It is easy to simply draw a self-evident conclusion that learning about sex through this prism is harmful, but the picture may be a more complex one. We know from a wealth of research that adolescence is a time of sexual development and sexual exploration, and that many young people are keen to learn about, and experience, sex. Yet research suggests that many young people find the usual sexual education offerings insufficient and are not well equipped to navigate this stage of their development themselves (Carmody, 2009).
During adolescence, young people are also vulnerable to a range of pressures, and the importance of being accepted by their peers and of constructing the "appropriate" identity cannot be understated. In the context of the complex picture seen above, this is particularly relevant when it comes to sexual identity. Carmody (2009) found that young men conform to the accepted heterosexual identity by establishing and advertising their sexual prowess, which is typically measured by how often, what, and with whom they "score". Young women's narratives are a little more conflicted in that they experience a pressure to "please the boys", but are simultaneously condemned as "sluts" if and when they do conform.
It is from this complex social script that young people's second type of interaction with pornography arises. We have seen above that young people are often both passive and active consumers of pornographic imagery and identity. But technology has given them the tools to also become producers of pornography by enabling them to easily take, store and share still or video images of their own, or their peers', naked bodies or sexual acts.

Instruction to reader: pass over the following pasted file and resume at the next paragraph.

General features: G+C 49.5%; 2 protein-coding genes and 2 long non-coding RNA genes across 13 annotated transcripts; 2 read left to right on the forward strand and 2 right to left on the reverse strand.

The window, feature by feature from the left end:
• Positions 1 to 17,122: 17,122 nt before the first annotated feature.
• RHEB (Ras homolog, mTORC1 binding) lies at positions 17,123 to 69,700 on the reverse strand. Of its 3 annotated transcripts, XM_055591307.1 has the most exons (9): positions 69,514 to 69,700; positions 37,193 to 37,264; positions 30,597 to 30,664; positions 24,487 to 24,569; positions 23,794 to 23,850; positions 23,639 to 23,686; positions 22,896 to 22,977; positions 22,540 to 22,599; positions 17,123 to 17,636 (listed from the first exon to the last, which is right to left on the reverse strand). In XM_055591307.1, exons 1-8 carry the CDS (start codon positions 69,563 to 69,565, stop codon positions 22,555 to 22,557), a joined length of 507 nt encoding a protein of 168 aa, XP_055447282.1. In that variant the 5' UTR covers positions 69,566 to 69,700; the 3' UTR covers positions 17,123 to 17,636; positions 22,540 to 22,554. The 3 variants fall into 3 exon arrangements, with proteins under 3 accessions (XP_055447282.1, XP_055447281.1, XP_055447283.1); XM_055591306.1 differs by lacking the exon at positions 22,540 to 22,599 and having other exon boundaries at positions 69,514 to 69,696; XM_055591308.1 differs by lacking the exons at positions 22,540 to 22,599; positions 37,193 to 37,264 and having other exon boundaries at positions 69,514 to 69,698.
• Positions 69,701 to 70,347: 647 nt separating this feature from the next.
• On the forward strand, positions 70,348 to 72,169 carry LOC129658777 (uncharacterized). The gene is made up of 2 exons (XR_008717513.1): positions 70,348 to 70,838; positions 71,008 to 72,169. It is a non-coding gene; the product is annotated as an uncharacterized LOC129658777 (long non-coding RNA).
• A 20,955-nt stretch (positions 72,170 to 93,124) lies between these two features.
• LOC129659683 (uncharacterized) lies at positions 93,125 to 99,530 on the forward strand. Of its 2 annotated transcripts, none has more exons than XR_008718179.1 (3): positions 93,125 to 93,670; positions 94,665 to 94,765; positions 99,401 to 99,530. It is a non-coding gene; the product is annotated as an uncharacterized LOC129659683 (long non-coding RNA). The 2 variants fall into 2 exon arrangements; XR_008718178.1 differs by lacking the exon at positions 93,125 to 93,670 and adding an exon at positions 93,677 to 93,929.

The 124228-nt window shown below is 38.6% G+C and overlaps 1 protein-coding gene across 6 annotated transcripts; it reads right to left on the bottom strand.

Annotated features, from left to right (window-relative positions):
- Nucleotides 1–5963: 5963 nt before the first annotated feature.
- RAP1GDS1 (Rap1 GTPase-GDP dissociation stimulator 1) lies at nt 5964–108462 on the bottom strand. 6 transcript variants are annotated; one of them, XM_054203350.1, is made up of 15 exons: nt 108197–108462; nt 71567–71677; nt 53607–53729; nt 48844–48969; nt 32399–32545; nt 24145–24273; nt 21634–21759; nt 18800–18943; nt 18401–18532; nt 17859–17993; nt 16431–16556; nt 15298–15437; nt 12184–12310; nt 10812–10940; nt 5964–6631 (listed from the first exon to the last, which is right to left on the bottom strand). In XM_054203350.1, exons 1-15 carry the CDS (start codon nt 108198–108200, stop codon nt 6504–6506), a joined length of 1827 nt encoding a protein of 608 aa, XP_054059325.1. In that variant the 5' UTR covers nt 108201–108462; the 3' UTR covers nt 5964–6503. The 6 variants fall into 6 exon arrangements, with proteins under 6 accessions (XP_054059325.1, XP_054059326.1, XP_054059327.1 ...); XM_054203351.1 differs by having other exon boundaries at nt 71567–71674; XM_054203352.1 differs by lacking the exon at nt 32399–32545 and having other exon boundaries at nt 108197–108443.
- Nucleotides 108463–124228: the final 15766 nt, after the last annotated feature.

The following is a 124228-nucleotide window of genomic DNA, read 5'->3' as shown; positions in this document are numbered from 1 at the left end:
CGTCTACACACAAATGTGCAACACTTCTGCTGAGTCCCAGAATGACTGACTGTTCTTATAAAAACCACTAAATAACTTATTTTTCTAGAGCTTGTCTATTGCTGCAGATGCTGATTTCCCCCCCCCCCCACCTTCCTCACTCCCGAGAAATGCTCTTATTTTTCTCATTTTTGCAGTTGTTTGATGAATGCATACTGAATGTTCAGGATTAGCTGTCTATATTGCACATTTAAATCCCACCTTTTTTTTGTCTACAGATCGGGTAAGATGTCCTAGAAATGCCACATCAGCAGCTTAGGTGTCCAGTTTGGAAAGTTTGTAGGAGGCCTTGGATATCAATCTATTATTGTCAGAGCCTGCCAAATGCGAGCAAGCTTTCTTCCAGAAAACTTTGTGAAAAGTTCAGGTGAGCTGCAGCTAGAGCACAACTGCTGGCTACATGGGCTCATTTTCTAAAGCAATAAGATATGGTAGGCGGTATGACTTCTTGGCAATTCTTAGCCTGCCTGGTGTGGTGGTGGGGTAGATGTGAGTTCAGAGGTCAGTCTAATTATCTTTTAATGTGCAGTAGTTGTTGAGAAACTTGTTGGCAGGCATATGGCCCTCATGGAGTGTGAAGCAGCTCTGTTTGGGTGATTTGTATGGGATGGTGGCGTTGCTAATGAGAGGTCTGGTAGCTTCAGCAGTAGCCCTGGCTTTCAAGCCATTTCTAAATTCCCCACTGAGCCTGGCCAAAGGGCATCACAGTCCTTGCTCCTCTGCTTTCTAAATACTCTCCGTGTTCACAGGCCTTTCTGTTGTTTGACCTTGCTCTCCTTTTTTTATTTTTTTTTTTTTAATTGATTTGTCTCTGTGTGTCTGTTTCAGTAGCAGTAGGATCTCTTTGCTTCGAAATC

It is beyond the scope of this research to consider and recommend strategies for addressing issues that may arise from young people's access to pornography. However, it does appear that technology has changed the traditional model of understanding pornography. It seems that some young people are active consumers of pornography and this has some influence on the way in which they navigate their sexual development and interpersonal relationships. It also seems that for some young people, engaging in sexting is the mechanism through which the "pornified" culture is most evident. However, there is not a sufficient body of research to enable us to draw any comprehensive conclusions.
22 Established under Schedule 5 and Schedule 7 to the Broadcasting Services Act 1992.
23 Division 4, Broadcasting Services Act 1992.
24 Except where a person is a registered sex offender, in which case they are required under s. 14 of the Sex Offenders Registration Act 2004 to provide the details of their Internet service provider and any personal details or user names used for the purpose of instant messaging, chat rooms, or communicating via any other electronic communication service.